“I notice that Major and Mrs. Dooley chose different wood for the paneling, flooring, and frames in this room than they did in the last room. Is that right?”
“I’ll cover that in the next room,” said our tour guide.
“Through what sorts of investments other than the railroads did Mr. Dooley generate his wealth?”
“There’s a video in the basement when we finish the tour, that’ll tell you everything,” responded our tour guide.
My daughter and I were touring the castle-like mansion at Maymont, a Richmond, Virignia estate developed in the late 1800s “Gilded Age” by Major and Mrs. James Dooley.
“How did the heating system work?”
“He brought in the very latest technology. That’s covered in the video downstairs in the basement, you can watch that.”
My daughter and I caught each others’ glances, and rolled our eyes in frustration. Our guide seemed to know a fair amount about the house yet engagement with tour participants did not seem to be part of the tour. So, we just stopped asking questions and ‘played along’ with our guide, responding half-heartedly to her scripted comments and questions and smiling with childish delight when we knew the answer to a question that our guide expected we’d not be able to answer. We were both thinking, “Ha, ha, stumped the tour guide.” [The answer, by the way, is “narwhale tusks.”]
Have we ever heard ourselves say, when fielding a question during a sales presentation, “Hold that question, I’ll cover it three slides from now” or “Great question, that’s in the support documents we provided for the presentation?” Wonder if our clients’ internal conversations are much like ours during the Maymont experience.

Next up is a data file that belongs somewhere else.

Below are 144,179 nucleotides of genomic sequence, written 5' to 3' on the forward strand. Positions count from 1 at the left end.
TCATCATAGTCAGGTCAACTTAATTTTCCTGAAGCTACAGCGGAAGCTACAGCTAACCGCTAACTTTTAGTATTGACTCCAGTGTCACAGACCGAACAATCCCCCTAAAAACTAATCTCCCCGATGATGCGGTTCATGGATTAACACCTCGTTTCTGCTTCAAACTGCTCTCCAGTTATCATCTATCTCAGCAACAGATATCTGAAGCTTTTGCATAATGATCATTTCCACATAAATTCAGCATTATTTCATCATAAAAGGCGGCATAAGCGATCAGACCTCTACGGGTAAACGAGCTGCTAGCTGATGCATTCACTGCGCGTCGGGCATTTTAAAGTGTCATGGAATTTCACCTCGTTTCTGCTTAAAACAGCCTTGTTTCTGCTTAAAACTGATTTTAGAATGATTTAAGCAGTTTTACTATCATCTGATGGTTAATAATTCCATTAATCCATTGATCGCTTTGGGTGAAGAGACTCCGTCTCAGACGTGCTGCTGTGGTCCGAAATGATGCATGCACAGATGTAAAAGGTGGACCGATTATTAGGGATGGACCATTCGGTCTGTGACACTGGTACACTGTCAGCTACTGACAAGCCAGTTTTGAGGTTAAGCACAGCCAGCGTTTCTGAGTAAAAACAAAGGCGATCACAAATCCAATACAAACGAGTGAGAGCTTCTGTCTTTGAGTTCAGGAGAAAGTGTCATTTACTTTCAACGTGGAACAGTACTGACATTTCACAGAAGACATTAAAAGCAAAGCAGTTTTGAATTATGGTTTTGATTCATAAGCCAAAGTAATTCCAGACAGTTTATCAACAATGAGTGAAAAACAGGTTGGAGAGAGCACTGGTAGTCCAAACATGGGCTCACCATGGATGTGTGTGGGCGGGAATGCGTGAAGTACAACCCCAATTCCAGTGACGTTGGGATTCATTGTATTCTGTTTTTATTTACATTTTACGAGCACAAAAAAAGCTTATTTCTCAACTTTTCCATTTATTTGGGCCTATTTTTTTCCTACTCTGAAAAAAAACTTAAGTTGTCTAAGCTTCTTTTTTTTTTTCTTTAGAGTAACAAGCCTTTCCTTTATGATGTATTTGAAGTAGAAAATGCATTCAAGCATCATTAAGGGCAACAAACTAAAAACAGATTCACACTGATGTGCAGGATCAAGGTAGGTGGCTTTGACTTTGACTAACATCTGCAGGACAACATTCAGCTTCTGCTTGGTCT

As tour guides and sales representatives, we want to “keep the group together” and “stay on script” so we can finish the tour or presentation in the allotted time. Yup, yup, understand that. On the other hand, curiosity and questions are signals of engagement, participation, acceptance, and learning, just the outcomes we’re seeking, at least as sales people.
So, while “you can see it during the video in the basement” or “that’s in the support documents” may sometimes be appropriate guidelines to keep a presentation focused on the most important elements, we can do both if we follow a path like this:
Starting again, with the question:
Tour participant: “I notice that Major and Mrs. Dooley chose different wood for the paneling, flooring, and frames in this room than they did in the last room. Is that right?”
Tour guide (affirming): “Ah, good observation.”
Tour guide (now, asking): “ What caught your eye, particularly?”
Tour participant: “I noticed the change in both the door frames and the furniture.”
Tour guide (now providing a brief answer and a transition forward): “Yes, well, the reason for that is that each of them wanted their rooms individualized, you see that in quite a few places in the house, and I will share even more about that as we move into the next room.”
Much more engaging! In a sales setting, then, it might sound like this:
Client: “I notice on this slide you’re recommending remote deposit capture rather than a lockbox.”
Seller (affirming): “Yes, that’s right, good catch.”
Seller (now, asking): “ What prompts you to ask the question?”
Client: “Well, I’d come into the presentation thinking you would recommend the lock box because the examples you shared in our last meeting seemed to lead in that direction.”
Seller (now providing a brief answer and a transition forward): “Yes, well, the reason for that is that the volumes of checks you’re expecting and the variations in timing and check size led us to think that the remote deposit capture would give you more flexibility at lower cost, all things considered, and I will share even more about that as we move into the next two slides.”
In other words, unless their question and our answer are likely to derail the presentation completely, give a morsel, a taste of a short answer, and then transition them forward.
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